Neoliberal narratives don’t just explain how the world works, they also present a story about the way the world should be. And, with hundreds of billions of dollars put into advertising every year, that story is often quite appealing and compelling. (Who wouldn’t want to be as happy as all those people in drug corporation commercials?)

A second set of deep narratives focuses on presenting an alternative values-based framework, or “positive normative vision,” that could make alternatives to neoliberalism equally appealing. Beyond Neoliberalism recommends elevating the values and benefits of a progressive alternative to neoliberalism using themes such as human flourishing, mass abundance, a positive vision of freedom, community, human dignity and care.

These two sets of challenger narratives remain rough hewn and don’t have the simplicity and intuitiveness needed to transform common sense. Then again, the ideas at the heart of neoliberalism began life as wonky, hyper abstract underdogs.

Big picture roles for narrative strategy

Beyond Neoliberalism identifies four crucial roles narrative strategy can play in supporting the emergence of a progressive successor to neoliberalism.

  1. Narratives can coalesce incoherent critiques. There are many divergent ways of talking about what’s wrong with neoliberalism. We need a narrative that unites them.
  2. Narrative can hold together a center-left coalition. Neither the political center nor the left have enough power to transform the economy on their own. But if they align around a set of key narrative pillars, they may find enough common ground to bring about positive, large-scale change.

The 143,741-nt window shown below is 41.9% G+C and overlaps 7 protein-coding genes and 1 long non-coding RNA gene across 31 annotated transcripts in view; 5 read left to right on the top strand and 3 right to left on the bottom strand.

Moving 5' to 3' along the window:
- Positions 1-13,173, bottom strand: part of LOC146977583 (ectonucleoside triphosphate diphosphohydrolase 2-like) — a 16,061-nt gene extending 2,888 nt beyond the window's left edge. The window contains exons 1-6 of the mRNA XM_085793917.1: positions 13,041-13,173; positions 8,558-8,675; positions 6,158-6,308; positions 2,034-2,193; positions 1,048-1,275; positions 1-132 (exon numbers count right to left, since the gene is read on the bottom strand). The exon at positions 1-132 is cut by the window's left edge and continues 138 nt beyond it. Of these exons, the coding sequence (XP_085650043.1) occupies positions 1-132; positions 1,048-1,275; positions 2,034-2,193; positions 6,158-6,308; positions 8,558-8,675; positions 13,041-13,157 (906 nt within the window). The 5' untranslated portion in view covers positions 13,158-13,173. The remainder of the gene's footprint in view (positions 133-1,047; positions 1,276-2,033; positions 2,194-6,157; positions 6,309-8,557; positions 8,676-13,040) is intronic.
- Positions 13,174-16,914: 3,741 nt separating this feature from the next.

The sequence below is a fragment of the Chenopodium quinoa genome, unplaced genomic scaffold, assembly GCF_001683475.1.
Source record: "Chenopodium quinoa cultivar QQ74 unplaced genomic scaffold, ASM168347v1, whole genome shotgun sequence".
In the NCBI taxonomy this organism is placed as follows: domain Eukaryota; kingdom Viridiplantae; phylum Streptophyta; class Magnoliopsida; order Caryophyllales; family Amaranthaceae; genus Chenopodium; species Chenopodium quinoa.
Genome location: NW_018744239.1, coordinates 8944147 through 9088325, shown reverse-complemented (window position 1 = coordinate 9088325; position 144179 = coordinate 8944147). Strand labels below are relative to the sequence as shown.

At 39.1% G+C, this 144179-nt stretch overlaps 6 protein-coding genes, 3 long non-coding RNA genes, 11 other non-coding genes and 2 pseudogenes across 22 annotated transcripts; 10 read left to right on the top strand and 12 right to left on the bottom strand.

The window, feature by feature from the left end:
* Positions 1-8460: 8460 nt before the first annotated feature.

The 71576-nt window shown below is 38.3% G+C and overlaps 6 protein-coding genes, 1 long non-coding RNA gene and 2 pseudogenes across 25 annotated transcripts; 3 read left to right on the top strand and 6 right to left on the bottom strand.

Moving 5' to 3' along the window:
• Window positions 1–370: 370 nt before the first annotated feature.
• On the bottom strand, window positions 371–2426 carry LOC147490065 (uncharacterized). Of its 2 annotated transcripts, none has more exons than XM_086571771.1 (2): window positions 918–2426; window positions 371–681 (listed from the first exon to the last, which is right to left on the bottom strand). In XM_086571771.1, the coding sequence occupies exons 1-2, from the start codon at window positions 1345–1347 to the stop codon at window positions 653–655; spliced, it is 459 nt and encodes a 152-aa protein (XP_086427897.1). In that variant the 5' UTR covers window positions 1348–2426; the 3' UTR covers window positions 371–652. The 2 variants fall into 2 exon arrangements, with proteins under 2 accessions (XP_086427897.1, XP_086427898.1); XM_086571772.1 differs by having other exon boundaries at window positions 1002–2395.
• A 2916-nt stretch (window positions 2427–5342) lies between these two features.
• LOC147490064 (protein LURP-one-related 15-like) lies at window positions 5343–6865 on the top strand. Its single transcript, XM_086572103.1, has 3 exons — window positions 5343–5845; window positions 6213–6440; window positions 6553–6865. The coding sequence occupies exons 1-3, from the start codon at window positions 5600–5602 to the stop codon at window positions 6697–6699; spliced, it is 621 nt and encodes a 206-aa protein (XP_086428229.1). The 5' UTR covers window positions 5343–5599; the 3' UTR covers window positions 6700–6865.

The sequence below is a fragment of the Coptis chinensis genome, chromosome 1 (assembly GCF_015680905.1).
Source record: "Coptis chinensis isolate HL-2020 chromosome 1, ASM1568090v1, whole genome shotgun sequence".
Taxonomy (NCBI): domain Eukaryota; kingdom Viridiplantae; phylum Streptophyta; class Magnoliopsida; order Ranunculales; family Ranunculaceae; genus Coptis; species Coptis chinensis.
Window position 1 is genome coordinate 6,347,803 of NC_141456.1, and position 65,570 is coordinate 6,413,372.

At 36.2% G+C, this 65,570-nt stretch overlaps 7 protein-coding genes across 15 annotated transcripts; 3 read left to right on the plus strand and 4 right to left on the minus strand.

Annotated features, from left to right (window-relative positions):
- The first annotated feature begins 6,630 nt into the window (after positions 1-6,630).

3. Narratives can translate elite theories into popular discourse. A critical mass of scholars and policy makers is now laying out policy alternatives to neoliberalism. A collaboration between policy makers and grassroots actors could forge a narrative strategy that bridges the gap between policy ideas and kitchen table conversation.
  4. Narratives can provide alternatives to authoritarian populism. Authoritarian populism is driven in part by the collapse of the neoliberal economic order. New deep narratives around the economy could support the emergence of an inclusive populism to counter authoritarianism and white nationalism.

These are big picture ideas about the roles narrative strategy can play in relation to the next economy. They resonate strongly with Narrative Initiative and we believe these four functions of narrative have broad applicability in many issue areas today.

The work ahead

Healey and Barish also offer strategic considerations for narrative change practitioners. In particular, we must decide who should be central to our engagement efforts, what narratives and messages we should use to engage them, and how to move those narratives and messages into the conversation.

These questions will require dialogue and debate among various communities in the field of narrative change practice. They may also necessitate research and testing. Beyond Neoliberalism offers a number of ideas about potential conversations and projects that could begin to answer the questions before us.

In the coming months, our team at Narrative Initiative will be engaged in conversation with stakeholders about the findings presented in this report and what role Narrative Initiative is best positioned to play in a project to forge narratives for the next economy.

We’d also love to hear from you. Please download Beyond Neoliberalism: A Narrative Approach and let us know what you think. We know that many others are also doing work related to these questions. We see the report as a jumping off point for further conversion, so please do get in touch.